Under SEBI guidelines, listed companies must disclose any development that will have a material impact on the company or its finances.
Investigations by the Competition Commission are usually considered to have the potential to impact the subject company in a material way. As such, the NSE had written to the oil and natural gas company whether it had failed to make a disclosure of a material event.
“The article is unlikely to impact the company materially and as such, there is no non-compliance under Regulation 30 (of the Listing Obligations and Disclosure Requirements Regulation),” ONGC said in response.
The case was filed by Indian National Shipowners’ Association, a trade body, which alleged that ONGC was abusing its market dominance by inserting a clause in its contract that gave it the exclusive power to cancel a contract without assigning any reason.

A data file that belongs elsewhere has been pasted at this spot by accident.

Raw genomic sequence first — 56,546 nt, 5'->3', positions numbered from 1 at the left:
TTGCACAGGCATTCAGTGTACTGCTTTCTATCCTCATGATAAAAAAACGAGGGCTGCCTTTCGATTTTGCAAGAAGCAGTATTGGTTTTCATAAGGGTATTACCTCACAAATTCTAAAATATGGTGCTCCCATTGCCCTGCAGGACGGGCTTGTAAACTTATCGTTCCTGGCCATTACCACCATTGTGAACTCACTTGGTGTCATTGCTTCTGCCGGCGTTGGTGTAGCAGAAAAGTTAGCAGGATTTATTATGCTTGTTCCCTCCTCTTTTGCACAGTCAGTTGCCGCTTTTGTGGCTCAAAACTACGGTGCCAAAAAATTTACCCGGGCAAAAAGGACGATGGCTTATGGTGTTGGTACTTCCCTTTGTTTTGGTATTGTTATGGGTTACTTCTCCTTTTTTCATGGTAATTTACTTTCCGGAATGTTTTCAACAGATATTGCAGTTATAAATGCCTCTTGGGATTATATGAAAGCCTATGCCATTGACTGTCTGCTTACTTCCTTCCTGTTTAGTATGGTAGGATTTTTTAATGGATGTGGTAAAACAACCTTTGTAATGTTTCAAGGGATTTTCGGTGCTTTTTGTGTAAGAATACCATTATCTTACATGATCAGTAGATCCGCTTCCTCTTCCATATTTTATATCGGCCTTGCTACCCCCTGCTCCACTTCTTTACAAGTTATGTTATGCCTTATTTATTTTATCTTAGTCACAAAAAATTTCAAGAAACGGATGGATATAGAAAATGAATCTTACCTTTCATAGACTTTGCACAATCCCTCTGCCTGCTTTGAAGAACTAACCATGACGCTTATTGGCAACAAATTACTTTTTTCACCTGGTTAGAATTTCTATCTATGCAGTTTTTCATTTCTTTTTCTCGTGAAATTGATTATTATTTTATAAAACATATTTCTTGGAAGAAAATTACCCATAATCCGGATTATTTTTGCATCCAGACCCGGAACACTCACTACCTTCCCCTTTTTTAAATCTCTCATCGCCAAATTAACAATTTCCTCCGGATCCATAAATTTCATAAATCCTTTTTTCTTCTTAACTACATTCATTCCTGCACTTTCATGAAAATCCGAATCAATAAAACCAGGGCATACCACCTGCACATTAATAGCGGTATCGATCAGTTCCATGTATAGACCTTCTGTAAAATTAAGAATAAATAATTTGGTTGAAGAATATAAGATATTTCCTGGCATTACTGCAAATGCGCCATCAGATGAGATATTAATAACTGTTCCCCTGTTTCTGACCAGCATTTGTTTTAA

The Association also pointed to past instances in which the company had made use of the clause and terminated contracts for vessels that provide support for its offshore drilling and production activities.
“The very stipulation of such one-sided clause, which gives an unfettered right to a dominant party to use it in its favour without giving any reciprocal right to the other party to the agreement, is prima facie abusive,” the commission said, and ordered an in-depth inquiry into the matter by its investigation department.